FAQ, Why?


Today, I want to add to our discussion about why Laura and I are going to Cambodia. Partially because it’s one of the most common questions we’re getting as we talk to friends and family, (partially because writing is how I process these questions myself).

There are at least three parts of why we are going. Certainly, Laura and I were both created to do this. Certainly, we have been called to go to Cambodia now. But what I want to focus on today (as much as the three are separable) is the conviction. Not the satellite level view of how God created us and how we fit into the rest of creation. Not the crop duster view of the logistics and details. But somewhere in the middle.

A theological detour

I’ve been thinking a lot lately about how to define the Gospel (e.g. what Jesus taught), and how that defines our role on Earth, as people who have come to rely on Jesus and trust him for salvation.

Ask ten people, and I’m sure you’d get 16 answers to what the Gospel means. There would probably be a lot of overlap — that Jesus came to take our place, take the consequence for our sins, and restore our relationship with God. For many, I suspect it may simplify to a question of Heaven vs Hell — people who trust Jesus get to go to Heaven, people who don’t choose some sort of eternity apart from God. (I’m going to sidestep that debate for now).

As good as that news is, I think that it’s missing a significant part. If the good news of Jesus really was only that by accepting him as the path for salvation, we can spend an eternal afterlife together with God — well, that’s fantastic, but it rings a little hollow between now and eternity.

The good news Jesus brought was two-fold — providence for eternity, and power and grace to live life well today.  (After all, that second bit is a big part of the Holy Spirit’s job description).

So what does it mean to live life well? What is our purpose this side of eternity?

Part of that purpose is certainly the Great Commission — to spread the good news that we have found. I don’t want to discount that in the slightest (after all, we’re about to pack up our lives and become career missionaries).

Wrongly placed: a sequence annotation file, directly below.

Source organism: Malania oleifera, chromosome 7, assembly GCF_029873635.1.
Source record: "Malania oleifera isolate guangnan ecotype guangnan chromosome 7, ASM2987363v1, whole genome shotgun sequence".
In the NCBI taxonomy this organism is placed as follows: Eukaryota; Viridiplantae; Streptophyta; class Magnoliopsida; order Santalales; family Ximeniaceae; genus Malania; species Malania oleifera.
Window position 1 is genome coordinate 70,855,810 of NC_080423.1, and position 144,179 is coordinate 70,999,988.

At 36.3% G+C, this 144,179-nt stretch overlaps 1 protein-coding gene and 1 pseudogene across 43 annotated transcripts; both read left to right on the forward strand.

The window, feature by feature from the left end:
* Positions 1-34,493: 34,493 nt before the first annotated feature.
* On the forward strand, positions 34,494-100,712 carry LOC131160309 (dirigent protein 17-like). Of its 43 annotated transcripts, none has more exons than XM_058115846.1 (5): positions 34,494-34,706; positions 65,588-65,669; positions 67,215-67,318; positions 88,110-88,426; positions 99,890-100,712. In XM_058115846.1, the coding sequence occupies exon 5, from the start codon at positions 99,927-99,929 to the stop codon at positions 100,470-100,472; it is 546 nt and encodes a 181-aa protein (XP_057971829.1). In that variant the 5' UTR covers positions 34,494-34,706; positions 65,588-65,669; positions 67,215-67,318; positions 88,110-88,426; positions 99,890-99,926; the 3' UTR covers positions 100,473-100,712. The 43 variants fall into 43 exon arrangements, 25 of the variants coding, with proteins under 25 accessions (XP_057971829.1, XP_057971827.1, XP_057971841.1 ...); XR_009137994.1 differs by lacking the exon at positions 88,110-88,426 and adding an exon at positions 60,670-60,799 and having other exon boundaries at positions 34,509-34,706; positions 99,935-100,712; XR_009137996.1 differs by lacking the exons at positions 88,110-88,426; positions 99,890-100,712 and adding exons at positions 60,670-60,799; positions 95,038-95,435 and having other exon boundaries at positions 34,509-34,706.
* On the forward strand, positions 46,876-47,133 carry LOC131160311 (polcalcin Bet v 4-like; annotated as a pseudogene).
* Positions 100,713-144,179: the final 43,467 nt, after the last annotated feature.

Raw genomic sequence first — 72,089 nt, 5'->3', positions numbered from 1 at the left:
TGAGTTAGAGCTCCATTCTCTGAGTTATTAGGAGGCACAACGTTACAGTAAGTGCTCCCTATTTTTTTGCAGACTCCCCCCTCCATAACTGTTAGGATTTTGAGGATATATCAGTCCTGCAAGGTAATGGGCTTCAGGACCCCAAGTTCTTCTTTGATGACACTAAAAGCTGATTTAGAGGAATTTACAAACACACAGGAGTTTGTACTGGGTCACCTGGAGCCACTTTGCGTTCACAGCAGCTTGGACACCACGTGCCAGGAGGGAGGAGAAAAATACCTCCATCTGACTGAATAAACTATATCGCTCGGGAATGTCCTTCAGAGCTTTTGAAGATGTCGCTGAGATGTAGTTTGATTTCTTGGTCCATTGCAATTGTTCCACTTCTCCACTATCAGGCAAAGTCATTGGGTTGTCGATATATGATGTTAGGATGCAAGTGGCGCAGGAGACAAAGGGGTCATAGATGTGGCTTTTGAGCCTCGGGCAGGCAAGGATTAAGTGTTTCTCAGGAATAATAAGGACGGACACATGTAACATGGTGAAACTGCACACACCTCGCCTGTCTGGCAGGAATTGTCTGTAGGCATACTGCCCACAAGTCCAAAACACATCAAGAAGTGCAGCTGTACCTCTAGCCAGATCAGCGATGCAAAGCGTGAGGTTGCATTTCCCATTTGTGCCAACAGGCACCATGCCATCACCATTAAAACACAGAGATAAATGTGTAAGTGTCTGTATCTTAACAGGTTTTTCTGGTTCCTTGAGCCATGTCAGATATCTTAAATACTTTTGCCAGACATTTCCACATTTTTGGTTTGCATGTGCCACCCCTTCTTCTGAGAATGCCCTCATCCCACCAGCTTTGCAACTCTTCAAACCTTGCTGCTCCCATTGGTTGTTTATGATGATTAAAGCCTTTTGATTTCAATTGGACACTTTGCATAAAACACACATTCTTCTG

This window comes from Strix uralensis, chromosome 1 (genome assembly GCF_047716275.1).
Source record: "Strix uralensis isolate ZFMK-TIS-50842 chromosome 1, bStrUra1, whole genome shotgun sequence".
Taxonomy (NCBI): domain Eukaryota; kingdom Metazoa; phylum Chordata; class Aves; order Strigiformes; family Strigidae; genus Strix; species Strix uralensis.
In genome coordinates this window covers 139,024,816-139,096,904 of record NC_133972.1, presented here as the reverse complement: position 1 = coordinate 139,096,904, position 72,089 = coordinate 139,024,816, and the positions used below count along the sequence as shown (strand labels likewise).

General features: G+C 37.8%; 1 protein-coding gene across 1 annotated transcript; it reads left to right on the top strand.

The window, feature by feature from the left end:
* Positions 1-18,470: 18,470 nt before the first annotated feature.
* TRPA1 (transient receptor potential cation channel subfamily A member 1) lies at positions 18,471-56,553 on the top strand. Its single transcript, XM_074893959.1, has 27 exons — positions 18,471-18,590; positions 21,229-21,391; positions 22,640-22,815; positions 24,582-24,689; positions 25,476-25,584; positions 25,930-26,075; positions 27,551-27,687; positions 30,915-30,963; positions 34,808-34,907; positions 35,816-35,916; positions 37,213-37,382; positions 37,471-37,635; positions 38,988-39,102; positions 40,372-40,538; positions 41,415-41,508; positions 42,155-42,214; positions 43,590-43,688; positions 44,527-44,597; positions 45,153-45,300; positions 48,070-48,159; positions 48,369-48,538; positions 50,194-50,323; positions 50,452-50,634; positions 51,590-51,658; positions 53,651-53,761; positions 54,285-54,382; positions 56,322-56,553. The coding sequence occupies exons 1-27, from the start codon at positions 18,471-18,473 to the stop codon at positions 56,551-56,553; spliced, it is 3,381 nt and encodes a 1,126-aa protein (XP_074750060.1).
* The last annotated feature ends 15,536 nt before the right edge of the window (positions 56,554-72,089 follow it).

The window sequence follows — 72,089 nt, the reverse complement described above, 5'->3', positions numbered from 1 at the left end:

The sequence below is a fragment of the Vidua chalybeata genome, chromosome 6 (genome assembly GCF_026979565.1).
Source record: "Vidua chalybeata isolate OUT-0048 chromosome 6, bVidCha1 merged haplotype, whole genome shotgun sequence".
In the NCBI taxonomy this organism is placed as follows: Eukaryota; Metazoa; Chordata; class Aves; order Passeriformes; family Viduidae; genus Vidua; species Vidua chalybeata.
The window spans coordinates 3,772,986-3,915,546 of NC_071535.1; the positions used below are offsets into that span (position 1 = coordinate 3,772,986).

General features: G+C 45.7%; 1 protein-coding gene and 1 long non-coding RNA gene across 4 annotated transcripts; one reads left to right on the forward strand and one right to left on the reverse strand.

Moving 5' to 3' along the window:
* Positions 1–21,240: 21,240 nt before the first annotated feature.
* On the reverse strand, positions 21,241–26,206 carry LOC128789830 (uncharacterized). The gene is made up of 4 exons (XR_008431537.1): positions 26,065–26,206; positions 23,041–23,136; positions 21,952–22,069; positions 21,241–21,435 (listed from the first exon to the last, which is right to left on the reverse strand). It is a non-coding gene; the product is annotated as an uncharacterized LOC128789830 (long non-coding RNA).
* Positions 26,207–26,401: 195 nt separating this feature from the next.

Drilling down a little further into that, what does spreading the good news look like? Well, different for each of us, of course — it stands to reason that a God that created each of us uniquely would have us each work uniquely. But a good first step (and maybe a prerequisite) is found in John 13:35.

By this everyone will know that you are my disciples, if you love one another.

I would be surprised if anyone could really spread the Gospel without love. It certainly didn’t work well for Jonah in Nineveh.

Back to the beginning

The other major part of our purpose that I see is to get back to fulfilling our original design. As the Westminster Catechism puts it, “Man’s chief end is to glorify God, and to enjoy him forever.”

Glorify God — that corresponds to definitive actions we can take. Enjoy God — that’s an experience that is ongoing. Each of those can be a discussion in and of themselves. But even at a first glance, it’s clear that our purpose is more than waiting things out until the rapture. God has created us, called us, and convicts us to action.

The part where Ian gets to the point

The verse that I keep coming back to that sums up all of this is I John 3:16-18 (bonus: the reference is pretty easy to remember).

This is how we know what love is: Jesus Christ laid down his life for us. And we ought to lay down our lives for our brothers and sisters. If anyone has material possessions and sees a brother or sister in need but has no pity on them, how can the love of God be in that person? Dear children, let us not love with words or speech but with actions and in truth.

Laura and I have chosen to uproot our lives and move to Cambodia because it is the fullest way we have found to love our brothers and sisters. It’s coming as close as we can to modeling Jesus and laying down our lives. It’s how we best know to serve and love with actions and in truth — not just words and speech.

For us, this is a matter of obedience.